D-Index & Metrics Best Publications
Michael Conlon O'Donovan

Michael Conlon O'Donovan

Research.com 2022 Best Scientist Award Badge

D-Index & Metrics

Discipline name D-index D-index (Discipline H-index) only includes papers and citation values for an examined discipline in contrast to General H-index which accounts for publications across all disciplines. Citations Publications World Ranking National Ranking
Genetics and Molecular Biology D-index 134 Citations 107,701 416 World Ranking 107 National Ranking 13
Best Scientists D-index 158 Citations 133,072 848 World Ranking 891 National Ranking 85

Research.com Recognitions

Awards & Achievements

2022 - Research.com Best Scientist Award

Overview

What is he best known for?

The fields of study he is best known for:

  • Gene
  • Genetics
  • Internal medicine

Michael Conlon O'Donovan mainly investigates Genetics, Genome-wide association study, Schizophrenia, Bipolar disorder and Single-nucleotide polymorphism. His Genetics study frequently draws connections between related disciplines such as Psychosis. His Genome-wide association study study integrates concerns from other disciplines, such as Linkage disequilibrium, Case-control study, Genomics, Genetic association and Candidate gene.

His research integrates issues of Meta-analysis, Autism, Autism spectrum disorder and Genetic architecture in his study of Schizophrenia. His studies deal with areas such as Major depressive disorder, ANK3 and Zinc finger protein 804A as well as Bipolar disorder. His Single-nucleotide polymorphism research is multidisciplinary, incorporating perspectives in Apolipoprotein E, Disease and Haplotype.

His most cited work include:

  • Genome-wide association study of 14,000 cases of seven common diseases and 3,000 shared controls (7922 citations)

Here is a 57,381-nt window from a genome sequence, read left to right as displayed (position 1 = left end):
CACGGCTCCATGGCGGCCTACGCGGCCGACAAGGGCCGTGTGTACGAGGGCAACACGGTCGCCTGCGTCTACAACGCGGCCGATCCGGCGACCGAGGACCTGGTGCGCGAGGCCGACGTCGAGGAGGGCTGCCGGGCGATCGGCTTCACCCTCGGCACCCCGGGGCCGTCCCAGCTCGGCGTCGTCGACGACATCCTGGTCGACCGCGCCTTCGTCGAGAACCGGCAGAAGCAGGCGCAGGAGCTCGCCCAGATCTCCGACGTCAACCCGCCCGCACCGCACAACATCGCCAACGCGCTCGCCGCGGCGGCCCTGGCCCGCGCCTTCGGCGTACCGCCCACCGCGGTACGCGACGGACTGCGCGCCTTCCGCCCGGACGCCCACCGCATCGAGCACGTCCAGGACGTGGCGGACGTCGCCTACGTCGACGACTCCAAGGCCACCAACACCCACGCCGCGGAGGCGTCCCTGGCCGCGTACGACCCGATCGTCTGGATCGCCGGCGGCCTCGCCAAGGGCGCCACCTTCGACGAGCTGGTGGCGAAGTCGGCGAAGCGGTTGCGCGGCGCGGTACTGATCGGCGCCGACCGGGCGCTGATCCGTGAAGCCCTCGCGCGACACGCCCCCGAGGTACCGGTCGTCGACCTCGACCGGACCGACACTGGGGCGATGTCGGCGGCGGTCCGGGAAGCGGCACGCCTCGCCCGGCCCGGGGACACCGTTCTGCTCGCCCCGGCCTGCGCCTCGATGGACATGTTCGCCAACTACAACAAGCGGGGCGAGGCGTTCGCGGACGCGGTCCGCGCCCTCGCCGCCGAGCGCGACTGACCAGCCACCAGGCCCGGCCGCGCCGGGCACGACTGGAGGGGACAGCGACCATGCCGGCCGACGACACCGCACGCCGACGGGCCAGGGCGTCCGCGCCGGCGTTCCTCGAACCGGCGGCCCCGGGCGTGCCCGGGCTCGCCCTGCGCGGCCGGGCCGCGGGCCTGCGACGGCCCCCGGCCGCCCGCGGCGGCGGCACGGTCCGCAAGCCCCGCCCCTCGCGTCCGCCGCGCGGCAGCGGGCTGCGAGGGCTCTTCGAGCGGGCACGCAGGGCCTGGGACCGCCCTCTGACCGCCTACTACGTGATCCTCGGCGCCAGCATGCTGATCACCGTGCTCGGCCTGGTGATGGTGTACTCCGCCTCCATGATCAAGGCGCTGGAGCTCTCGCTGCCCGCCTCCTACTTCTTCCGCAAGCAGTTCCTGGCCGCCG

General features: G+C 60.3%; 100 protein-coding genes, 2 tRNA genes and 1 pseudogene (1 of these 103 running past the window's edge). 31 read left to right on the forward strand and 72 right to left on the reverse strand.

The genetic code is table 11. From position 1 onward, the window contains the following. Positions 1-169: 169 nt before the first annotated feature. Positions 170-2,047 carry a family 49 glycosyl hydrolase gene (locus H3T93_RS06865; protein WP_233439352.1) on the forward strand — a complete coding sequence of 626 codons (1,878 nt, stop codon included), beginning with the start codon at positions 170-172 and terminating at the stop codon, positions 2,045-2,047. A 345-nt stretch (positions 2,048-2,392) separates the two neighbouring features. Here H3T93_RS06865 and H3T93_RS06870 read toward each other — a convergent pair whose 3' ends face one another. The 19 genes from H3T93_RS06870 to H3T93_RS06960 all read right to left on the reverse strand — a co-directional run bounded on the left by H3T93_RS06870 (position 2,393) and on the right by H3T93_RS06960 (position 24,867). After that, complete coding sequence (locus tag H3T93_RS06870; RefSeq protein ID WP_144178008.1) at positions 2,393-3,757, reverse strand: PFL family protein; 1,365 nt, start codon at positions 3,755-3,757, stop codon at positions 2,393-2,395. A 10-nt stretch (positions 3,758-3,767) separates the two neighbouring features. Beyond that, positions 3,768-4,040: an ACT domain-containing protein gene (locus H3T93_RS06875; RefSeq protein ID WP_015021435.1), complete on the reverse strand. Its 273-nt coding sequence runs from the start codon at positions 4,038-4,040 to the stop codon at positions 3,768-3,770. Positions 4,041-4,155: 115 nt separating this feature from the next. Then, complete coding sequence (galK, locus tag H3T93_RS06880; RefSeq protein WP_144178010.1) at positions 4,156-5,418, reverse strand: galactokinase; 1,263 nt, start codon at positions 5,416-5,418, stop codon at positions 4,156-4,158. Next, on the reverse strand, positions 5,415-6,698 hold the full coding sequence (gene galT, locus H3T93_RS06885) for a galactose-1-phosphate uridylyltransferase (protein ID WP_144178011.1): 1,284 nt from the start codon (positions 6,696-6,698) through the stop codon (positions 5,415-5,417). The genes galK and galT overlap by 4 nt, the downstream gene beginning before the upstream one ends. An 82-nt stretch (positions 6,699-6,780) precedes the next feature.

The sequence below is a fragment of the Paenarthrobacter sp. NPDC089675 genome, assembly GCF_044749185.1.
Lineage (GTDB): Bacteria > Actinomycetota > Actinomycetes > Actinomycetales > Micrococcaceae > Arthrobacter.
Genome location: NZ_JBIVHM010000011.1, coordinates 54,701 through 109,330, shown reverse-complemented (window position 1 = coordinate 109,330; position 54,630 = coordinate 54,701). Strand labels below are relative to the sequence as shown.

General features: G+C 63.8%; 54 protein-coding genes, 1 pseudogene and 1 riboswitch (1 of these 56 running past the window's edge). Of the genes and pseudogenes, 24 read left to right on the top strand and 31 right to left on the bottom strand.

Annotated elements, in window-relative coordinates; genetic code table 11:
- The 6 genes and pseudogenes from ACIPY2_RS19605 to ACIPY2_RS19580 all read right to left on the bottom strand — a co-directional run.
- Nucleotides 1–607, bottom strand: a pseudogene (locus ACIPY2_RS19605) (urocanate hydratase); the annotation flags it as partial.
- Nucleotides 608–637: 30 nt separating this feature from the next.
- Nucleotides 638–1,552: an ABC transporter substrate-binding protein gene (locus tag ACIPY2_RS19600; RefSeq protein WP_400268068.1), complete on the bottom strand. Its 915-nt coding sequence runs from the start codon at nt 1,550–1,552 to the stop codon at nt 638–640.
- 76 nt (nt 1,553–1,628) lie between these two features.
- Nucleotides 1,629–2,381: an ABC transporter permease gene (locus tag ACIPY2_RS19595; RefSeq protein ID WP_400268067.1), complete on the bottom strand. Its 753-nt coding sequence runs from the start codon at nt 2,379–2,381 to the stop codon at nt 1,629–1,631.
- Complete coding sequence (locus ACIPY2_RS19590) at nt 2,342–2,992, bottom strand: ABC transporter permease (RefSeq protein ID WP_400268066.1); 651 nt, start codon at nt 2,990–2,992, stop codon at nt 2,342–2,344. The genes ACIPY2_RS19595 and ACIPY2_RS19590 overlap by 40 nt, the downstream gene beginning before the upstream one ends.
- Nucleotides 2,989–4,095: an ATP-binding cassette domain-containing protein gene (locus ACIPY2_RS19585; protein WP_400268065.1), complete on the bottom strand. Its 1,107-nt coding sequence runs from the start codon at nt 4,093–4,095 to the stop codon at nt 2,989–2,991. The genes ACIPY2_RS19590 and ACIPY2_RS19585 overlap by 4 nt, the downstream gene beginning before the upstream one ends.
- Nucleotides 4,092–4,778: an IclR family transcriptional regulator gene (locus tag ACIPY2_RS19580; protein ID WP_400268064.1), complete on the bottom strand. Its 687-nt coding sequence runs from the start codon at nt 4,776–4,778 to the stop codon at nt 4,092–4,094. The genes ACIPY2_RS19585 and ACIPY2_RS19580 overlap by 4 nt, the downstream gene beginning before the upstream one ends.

• A novel gene containing a trinucleotide repeat that is expanded and unstable on Huntington's disease chromosomes (6309 citations)
  • Biological insights from 108 schizophrenia-associated genetic loci (4834 citations)

What are the main themes of his work throughout his whole career to date?

His primary areas of study are Genetics, Schizophrenia, Genome-wide association study, Psychiatry and Bipolar disorder. Single-nucleotide polymorphism, Genetic association, Allele, Gene and Copy-number variation are among the areas of Genetics where Michael Conlon O'Donovan concentrates his study. His Single-nucleotide polymorphism research incorporates themes from Allele frequency, Locus and Candidate gene.

The study incorporates disciplines such as Psychosis, Internal medicine, Autism spectrum disorder, Clinical psychology and Depression in addition to Schizophrenia. His biological study spans a wide range of topics, including Odds ratio, Case-control study, Disease, Genetic variation and Genetic architecture. As part of his studies on Bipolar disorder, Michael Conlon O'Donovan often connects relevant subjects like Major depressive disorder.

He most often published in these fields:

  • Genetics (51.19%)
  • Schizophrenia (29.78%)
  • Genome-wide association study (28.09%)

What were the highlights of his more recent work (between 2018-2021)?

  • Schizophrenia (29.78%)
  • Psychiatry (20.16%)
  • Bipolar disorder (19.82%)

In recent papers he was focusing on the following fields of study:

Michael Conlon O'Donovan focuses on Schizophrenia, Psychiatry, Bipolar disorder, Genome-wide association study and Clinical psychology. His Schizophrenia study combines topics from a wide range of disciplines, such as Genetics, Gene, Psychosis, Genetic association and Depression. His Genetics study frequently draws connections to other fields, such as Schizophrenia.

His study on Bipolar disorder also encompasses disciplines like

  • Major depressive disorder which connect with Attention deficit hyperactivity disorder, Mood and Odds ratio,